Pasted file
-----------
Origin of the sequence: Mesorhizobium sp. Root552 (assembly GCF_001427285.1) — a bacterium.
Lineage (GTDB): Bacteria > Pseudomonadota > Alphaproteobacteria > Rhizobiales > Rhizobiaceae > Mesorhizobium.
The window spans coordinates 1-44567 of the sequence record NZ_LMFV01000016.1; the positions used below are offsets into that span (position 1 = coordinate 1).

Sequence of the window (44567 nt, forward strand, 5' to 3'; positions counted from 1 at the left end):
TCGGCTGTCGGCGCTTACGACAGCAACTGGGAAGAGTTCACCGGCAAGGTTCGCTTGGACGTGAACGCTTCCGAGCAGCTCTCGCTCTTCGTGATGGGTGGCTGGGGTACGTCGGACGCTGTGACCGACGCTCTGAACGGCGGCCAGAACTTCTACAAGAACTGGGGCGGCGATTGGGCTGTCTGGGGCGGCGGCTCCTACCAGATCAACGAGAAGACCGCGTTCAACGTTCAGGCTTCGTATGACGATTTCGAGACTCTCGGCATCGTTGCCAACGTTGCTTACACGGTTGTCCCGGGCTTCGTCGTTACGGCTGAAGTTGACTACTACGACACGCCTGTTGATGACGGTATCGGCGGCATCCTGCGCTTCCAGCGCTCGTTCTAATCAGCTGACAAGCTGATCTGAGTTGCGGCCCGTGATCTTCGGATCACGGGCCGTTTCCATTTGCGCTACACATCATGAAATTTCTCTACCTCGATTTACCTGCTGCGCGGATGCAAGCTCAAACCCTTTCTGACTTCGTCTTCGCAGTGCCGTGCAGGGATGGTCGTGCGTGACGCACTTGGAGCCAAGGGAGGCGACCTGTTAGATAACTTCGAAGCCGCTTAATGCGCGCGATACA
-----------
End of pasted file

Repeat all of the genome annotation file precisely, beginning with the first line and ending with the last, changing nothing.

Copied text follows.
Origin of the sequence: Mesorhizobium sp. Root552 (assembly GCF_001427285.1) — a bacterium.
Lineage (GTDB): Bacteria > Pseudomonadota > Alphaproteobacteria > Rhizobiales > Rhizobiaceae > Mesorhizobium.
The window spans coordinates 1-44567 of the sequence record NZ_LMFV01000016.1; the positions used below are offsets into that span (position 1 = coordinate 1).

Sequence of the window (44567 nt, forward strand, 5' to 3'; positions counted from 1 at the left end):
TCGGCTGTCGGCGCTTACGACAGCAACTGGGAAGAGTTCACCGGCAAGGTTCGCTTGGACGTGAACGCTTCCGAGCAGCTCTCGCTCTTCGTGATGGGTGGCTGGGGTACGTCGGACGCTGTGACCGACGCTCTGAACGGCGGCCAGAACTTCTACAAGAACTGGGGCGGCGATTGGGCTGTCTGGGGCGGCGGCTCCTACCAGATCAACGAGAAGACCGCGTTCAACGTTCAGGCTTCGTATGACGATTTCGAGACTCTCGGCATCGTTGCCAACGTTGCTTACACGGTTGTCCCGGGCTTCGTCGTTACGGCTGAAGTTGACTACTACGACACGCCTGTTGATGACGGTATCGGCGGCATCCTGCGCTTCCAGCGCTCGTTCTAATCAGCTGACAAGCTGATCTGAGTTGCGGCCCGTGATCTTCGGATCACGGGCCGTTTCCATTTGCGCTACACATCATGAAATTTCTCTACCTCGATTTACCTGCTGCGCGGATGCAAGCTCAAACCCTTTCTGACTTCGTCTTCGCAGTGCCGTGCAGGGATGGTCGTGCGTGACGCACTTGGAGCCAAGGGAGGCGACCTGTTAGATAACTTCGAAGCCGCTTAATGCGCGCGATACA